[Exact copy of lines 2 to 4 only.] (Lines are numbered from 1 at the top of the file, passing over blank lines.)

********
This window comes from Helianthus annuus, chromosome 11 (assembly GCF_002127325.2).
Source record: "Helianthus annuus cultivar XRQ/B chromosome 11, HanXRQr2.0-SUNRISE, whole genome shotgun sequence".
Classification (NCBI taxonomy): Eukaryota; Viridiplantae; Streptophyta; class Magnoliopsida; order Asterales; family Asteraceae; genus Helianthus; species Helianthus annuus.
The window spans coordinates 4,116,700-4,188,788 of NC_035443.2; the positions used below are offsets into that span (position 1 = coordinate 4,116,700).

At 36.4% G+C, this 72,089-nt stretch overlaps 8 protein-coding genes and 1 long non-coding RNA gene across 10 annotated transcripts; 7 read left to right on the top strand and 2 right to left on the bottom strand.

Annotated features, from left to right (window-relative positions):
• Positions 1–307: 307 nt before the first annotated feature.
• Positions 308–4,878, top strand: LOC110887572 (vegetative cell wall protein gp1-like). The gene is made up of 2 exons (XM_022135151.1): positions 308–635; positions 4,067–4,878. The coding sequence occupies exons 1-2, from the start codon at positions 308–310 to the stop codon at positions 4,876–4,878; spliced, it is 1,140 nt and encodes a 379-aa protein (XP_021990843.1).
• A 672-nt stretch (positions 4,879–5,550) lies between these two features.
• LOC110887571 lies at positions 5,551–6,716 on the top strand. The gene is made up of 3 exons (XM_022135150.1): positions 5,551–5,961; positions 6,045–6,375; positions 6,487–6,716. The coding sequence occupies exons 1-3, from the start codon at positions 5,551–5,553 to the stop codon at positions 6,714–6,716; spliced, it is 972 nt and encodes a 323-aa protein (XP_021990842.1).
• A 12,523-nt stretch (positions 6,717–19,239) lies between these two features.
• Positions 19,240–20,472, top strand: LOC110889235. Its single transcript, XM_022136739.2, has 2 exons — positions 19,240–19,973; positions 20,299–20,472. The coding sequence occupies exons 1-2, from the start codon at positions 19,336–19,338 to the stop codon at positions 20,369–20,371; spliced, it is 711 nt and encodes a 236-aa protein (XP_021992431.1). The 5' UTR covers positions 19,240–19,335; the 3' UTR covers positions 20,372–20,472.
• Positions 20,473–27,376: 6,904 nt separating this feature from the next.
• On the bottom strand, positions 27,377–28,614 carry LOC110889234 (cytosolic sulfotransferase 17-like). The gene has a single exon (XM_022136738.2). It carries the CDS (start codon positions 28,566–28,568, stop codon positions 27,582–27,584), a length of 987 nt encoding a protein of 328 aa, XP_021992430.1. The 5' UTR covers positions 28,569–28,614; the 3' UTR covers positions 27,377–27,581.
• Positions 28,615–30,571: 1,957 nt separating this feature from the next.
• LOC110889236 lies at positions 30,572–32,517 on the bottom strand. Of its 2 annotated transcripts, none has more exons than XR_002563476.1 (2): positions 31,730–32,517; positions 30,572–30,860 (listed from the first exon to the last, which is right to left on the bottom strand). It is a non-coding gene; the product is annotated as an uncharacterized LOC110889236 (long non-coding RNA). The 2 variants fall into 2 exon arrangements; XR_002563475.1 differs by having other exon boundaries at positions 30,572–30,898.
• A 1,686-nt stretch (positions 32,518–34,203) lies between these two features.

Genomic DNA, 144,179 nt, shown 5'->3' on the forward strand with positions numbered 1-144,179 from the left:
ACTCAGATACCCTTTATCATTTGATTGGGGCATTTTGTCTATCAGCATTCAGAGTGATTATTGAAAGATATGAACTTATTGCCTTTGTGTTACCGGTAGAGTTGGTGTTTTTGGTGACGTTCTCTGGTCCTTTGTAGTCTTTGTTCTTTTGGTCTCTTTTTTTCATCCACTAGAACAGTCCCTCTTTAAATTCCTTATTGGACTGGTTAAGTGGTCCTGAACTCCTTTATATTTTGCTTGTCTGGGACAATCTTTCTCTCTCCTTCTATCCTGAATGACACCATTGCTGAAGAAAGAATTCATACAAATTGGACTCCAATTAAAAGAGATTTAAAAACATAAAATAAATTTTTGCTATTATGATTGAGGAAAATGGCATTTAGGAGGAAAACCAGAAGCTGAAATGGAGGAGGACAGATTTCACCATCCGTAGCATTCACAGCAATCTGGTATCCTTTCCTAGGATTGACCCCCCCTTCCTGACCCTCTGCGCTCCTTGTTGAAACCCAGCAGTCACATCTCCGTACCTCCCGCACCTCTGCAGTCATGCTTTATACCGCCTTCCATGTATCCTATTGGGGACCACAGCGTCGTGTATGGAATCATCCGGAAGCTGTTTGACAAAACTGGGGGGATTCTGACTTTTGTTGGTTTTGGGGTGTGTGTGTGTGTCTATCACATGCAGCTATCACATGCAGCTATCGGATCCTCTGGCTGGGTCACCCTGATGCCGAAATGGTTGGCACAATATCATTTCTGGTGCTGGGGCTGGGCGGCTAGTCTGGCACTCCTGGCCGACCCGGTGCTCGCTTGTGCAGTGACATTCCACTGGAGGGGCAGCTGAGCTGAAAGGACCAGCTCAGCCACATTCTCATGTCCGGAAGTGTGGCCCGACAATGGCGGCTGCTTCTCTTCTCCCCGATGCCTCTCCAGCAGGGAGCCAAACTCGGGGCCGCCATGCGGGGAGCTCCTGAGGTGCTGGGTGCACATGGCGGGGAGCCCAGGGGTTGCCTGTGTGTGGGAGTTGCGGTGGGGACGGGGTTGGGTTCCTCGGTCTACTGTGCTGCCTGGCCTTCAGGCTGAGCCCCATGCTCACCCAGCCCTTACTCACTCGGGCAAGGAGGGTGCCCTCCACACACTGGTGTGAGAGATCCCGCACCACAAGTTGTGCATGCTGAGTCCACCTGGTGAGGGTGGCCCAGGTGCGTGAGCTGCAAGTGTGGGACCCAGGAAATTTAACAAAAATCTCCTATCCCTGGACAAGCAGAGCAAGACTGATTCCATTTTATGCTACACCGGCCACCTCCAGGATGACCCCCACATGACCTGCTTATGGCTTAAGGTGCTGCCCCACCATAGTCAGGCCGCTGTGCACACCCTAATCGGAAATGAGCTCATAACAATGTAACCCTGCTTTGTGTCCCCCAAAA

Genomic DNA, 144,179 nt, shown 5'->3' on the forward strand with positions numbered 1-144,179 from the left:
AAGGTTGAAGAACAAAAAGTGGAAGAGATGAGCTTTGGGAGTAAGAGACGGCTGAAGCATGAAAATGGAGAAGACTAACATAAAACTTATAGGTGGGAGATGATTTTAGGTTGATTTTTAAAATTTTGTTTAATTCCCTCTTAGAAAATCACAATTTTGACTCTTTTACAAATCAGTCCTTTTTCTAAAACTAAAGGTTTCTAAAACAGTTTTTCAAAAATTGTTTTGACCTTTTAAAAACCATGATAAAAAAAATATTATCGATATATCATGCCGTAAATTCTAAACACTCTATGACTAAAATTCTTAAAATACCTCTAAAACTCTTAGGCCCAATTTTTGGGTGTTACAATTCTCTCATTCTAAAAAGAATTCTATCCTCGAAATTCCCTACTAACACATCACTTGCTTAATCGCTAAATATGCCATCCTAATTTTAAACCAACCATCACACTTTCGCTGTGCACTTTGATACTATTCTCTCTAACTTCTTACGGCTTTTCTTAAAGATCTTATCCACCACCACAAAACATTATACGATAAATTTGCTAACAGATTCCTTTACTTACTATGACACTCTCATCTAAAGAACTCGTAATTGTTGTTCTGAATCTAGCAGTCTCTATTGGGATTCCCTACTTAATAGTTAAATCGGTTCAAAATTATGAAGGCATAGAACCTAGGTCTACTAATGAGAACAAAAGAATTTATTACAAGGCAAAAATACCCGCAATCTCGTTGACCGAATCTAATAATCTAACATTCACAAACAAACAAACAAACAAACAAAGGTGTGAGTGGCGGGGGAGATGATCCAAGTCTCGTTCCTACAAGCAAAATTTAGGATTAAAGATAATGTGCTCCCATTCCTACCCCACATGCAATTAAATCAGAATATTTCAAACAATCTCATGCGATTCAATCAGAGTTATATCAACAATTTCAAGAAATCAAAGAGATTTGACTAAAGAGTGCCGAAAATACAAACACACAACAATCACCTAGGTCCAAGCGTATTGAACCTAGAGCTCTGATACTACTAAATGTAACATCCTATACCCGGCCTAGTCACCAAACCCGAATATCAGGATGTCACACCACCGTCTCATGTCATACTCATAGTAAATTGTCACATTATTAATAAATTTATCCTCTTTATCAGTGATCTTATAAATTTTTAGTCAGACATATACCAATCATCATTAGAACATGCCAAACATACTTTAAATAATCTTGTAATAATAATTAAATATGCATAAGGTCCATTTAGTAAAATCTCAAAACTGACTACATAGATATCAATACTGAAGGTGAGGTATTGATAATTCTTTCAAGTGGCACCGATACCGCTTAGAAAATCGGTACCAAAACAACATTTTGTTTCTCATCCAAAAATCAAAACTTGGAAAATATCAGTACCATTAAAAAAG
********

Source record: "Helianthus annuus cultivar XRQ/B chromosome 11, HanXRQr2.0-SUNRISE, whole genome shotgun sequence".
Classification (NCBI taxonomy): Eukaryota; Viridiplantae; Streptophyta; class Magnoliopsida; order Asterales; family Asteraceae; genus Helianthus; species Helianthus annuus.
The window spans coordinates 4,116,700-4,188,788 of NC_035443.2; the positions used below are offsets into that span (position 1 = coordinate 4,116,700).